Can you disprove this? Experiences gained through student opportunities don’t help disabled students get a job
Disabled students – self-defining
Part A. Quantitative – build the argument
Survey 278 disabled students who have recently (<12 months) finished their studies.
If you can match respondents against membership records then you might know the answer to this question already, but if not then ask:
- Were you an active member of a club and society while studying?
- What skills and experiences from your time studying did you find useful to talk about in your application/interview process for a job?
- If you have started as an entrepreneur (effectively creating your own job) or are going on to further study what skills and experiences from your time studying have you found useful towards this so far?
- How many of the students who took part in clubs and societies found those student opportunities experiences useful in their job search? How does that number compare with the group who weren’t members, is there a significant difference?
- How much do student opportunities factor in their responses?
Part B. Qualitative – how does your students’ union contribute?
Invite at least 20 disabled students who completed the survey to 1-2-1 or small group interviews. Try to build up a story of their time in student opportunities and how it affected their lives. Ask the following kinds of open-ended questions:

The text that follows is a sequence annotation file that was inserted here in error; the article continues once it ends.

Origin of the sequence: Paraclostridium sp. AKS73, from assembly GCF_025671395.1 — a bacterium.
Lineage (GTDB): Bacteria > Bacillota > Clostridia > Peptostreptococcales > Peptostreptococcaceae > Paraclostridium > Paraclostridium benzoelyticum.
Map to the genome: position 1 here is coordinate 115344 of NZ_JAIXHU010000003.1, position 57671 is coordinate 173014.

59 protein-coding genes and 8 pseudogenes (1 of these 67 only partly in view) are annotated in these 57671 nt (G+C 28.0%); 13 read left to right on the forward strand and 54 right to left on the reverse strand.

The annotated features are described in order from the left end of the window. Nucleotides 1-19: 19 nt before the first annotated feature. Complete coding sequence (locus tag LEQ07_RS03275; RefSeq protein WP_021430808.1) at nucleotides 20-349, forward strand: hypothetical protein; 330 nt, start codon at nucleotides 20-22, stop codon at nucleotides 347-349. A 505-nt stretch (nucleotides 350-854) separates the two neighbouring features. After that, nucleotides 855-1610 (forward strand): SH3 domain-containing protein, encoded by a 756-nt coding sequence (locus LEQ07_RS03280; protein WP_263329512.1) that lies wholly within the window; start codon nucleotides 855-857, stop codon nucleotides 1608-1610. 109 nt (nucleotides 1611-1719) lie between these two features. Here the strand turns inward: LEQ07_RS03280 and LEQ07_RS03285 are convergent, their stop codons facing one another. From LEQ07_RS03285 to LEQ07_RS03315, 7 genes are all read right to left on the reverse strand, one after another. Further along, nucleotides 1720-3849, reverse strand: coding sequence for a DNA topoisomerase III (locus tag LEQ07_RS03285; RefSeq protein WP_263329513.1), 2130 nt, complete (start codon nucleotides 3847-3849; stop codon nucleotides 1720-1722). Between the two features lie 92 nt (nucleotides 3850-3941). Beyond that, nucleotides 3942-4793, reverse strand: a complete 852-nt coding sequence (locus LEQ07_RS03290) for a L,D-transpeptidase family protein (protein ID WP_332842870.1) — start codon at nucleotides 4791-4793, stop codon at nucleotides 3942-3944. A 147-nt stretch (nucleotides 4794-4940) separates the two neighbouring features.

- How did you get involved with student opportunities?
- What did you gain from being involved?
- How did it affect your studying?
- How has it affected you after finishing your course?
Can you repeat this with other liberation groups?
Can you find any evidence that, once in a job, disabled students’ experiences through student opportunities help them to sustain and thrive in the role?
Are there types of societies which make the most difference?
(If you develop a survey and/or interview template, please send it in for others to use email@example.com)